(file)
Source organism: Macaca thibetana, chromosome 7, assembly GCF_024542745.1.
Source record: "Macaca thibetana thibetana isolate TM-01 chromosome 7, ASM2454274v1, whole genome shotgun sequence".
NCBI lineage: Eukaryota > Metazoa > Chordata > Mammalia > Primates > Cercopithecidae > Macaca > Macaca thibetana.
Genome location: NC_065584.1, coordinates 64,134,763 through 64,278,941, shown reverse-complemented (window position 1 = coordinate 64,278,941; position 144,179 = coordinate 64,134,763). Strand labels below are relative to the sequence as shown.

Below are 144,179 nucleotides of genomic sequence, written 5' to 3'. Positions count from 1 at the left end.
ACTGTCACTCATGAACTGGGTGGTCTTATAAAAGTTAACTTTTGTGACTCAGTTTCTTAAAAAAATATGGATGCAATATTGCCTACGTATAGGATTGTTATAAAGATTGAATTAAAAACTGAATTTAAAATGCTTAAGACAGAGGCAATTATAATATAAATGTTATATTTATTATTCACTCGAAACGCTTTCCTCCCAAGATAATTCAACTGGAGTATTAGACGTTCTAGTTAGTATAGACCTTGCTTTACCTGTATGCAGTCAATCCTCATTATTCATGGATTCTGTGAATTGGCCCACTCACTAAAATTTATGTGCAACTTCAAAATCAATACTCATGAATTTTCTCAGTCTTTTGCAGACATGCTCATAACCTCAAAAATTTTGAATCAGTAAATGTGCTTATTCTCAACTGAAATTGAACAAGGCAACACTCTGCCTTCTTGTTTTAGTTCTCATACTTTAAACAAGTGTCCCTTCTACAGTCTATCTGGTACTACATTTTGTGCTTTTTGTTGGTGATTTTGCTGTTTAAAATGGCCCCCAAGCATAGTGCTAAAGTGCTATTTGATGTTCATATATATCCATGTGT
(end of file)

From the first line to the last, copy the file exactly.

Source organism: Macaca thibetana, chromosome 7, assembly GCF_024542745.1.
Source record: "Macaca thibetana thibetana isolate TM-01 chromosome 7, ASM2454274v1, whole genome shotgun sequence".
NCBI lineage: Eukaryota > Metazoa > Chordata > Mammalia > Primates > Cercopithecidae > Macaca > Macaca thibetana.
Genome location: NC_065584.1, coordinates 64,134,763 through 64,278,941, shown reverse-complemented (window position 1 = coordinate 64,278,941; position 144,179 = coordinate 64,134,763). Strand labels below are relative to the sequence as shown.

Below are 144,179 nucleotides of genomic sequence, written 5' to 3'. Positions count from 1 at the left end.
ACTGTCACTCATGAACTGGGTGGTCTTATAAAAGTTAACTTTTGTGACTCAGTTTCTTAAAAAAATATGGATGCAATATTGCCTACGTATAGGATTGTTATAAAGATTGAATTAAAAACTGAATTTAAAATGCTTAAGACAGAGGCAATTATAATATAAATGTTATATTTATTATTCACTCGAAACGCTTTCCTCCCAAGATAATTCAACTGGAGTATTAGACGTTCTAGTTAGTATAGACCTTGCTTTACCTGTATGCAGTCAATCCTCATTATTCATGGATTCTGTGAATTGGCCCACTCACTAAAATTTATGTGCAACTTCAAAATCAATACTCATGAATTTTCTCAGTCTTTTGCAGACATGCTCATAACCTCAAAAATTTTGAATCAGTAAATGTGCTTATTCTCAACTGAAATTGAACAAGGCAACACTCTGCCTTCTTGTTTTAGTTCTCATACTTTAAACAAGTGTCCCTTCTACAGTCTATCTGGTACTACATTTTGTGCTTTTTGTTGGTGATTTTGCTGTTTAAAATGGCCCCCAAGCATAGTGCTAAAGTGCTATTTGATGTTCATATATATCCATGTGT